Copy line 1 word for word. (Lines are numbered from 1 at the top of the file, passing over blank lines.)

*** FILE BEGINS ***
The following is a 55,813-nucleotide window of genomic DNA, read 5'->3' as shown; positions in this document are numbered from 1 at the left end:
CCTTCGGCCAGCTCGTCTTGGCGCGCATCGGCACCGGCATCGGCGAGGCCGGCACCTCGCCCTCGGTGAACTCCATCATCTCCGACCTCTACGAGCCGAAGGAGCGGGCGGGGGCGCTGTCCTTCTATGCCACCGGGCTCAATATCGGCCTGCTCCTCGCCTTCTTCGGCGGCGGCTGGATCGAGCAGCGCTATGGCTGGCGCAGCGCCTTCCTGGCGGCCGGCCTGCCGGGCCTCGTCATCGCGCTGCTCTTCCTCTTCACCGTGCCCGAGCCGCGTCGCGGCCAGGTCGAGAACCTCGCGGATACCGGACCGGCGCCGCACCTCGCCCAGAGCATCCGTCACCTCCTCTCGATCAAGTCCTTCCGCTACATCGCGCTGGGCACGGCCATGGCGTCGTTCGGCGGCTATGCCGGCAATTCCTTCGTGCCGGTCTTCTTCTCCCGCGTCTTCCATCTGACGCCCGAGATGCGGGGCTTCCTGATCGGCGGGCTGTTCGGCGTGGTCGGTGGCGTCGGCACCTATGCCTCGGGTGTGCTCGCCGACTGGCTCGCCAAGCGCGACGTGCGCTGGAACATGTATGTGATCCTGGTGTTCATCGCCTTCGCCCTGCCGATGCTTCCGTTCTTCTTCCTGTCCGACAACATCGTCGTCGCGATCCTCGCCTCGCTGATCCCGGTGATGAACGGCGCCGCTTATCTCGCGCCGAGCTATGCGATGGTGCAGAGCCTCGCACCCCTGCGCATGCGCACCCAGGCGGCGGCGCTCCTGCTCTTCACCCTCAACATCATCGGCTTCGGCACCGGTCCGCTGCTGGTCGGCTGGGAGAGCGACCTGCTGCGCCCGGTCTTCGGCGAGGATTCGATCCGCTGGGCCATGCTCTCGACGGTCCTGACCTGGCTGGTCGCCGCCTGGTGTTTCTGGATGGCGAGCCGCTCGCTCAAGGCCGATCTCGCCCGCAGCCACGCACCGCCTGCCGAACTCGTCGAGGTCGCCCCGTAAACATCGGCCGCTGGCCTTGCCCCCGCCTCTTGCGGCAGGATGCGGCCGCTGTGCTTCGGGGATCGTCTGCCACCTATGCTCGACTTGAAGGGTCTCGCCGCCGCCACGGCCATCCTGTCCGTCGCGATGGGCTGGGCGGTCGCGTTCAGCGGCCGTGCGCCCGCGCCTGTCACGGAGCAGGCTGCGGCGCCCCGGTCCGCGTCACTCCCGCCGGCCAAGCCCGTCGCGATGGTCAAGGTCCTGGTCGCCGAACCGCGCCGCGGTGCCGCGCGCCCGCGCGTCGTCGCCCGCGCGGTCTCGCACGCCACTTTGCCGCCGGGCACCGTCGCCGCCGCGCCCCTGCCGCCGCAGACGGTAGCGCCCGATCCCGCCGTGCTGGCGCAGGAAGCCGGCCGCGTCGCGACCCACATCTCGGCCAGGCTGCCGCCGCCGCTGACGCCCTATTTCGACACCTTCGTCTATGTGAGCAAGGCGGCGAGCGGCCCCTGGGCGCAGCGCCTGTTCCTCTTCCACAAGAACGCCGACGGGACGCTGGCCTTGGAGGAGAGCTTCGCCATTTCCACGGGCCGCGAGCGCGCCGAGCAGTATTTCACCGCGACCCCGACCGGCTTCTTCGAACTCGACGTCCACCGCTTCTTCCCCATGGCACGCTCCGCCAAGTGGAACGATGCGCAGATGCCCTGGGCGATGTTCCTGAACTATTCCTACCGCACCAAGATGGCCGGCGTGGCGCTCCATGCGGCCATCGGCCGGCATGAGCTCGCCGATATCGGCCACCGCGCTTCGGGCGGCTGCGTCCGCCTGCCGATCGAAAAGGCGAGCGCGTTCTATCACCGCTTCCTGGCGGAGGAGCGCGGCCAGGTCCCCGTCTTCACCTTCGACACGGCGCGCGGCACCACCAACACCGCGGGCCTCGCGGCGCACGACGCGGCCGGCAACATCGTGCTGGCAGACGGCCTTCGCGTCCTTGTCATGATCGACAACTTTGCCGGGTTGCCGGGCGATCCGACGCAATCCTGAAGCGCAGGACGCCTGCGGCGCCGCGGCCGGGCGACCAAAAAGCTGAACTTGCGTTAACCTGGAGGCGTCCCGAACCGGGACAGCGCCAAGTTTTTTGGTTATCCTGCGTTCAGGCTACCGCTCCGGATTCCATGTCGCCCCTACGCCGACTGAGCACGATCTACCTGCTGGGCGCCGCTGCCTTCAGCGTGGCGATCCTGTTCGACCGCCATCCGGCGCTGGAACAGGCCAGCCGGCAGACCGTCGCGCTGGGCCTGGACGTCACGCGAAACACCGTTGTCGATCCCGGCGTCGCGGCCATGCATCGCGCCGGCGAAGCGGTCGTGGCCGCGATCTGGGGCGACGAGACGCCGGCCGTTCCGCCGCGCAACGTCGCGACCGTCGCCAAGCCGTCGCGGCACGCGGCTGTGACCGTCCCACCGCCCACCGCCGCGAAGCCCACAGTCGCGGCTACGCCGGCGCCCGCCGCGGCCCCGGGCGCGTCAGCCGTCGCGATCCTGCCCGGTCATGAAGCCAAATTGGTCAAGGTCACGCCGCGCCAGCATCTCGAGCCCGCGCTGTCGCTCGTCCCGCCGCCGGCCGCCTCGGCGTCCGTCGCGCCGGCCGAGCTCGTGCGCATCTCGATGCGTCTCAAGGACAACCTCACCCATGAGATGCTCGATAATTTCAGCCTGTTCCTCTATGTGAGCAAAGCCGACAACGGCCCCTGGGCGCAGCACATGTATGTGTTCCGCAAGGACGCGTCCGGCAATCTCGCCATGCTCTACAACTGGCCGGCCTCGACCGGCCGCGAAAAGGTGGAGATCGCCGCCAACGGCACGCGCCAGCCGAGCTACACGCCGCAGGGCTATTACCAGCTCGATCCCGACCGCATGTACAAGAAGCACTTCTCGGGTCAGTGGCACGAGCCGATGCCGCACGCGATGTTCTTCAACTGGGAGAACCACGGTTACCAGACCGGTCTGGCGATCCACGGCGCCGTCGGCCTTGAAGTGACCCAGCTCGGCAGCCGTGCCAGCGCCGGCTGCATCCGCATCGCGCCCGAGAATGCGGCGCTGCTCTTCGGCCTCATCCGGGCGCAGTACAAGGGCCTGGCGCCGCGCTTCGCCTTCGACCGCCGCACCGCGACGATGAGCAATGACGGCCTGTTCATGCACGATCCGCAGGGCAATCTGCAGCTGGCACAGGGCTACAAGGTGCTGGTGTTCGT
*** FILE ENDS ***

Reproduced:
The following is a 55,813-nucleotide window of genomic DNA, read 5'->3' as shown; positions in this document are numbered from 1 at the left end: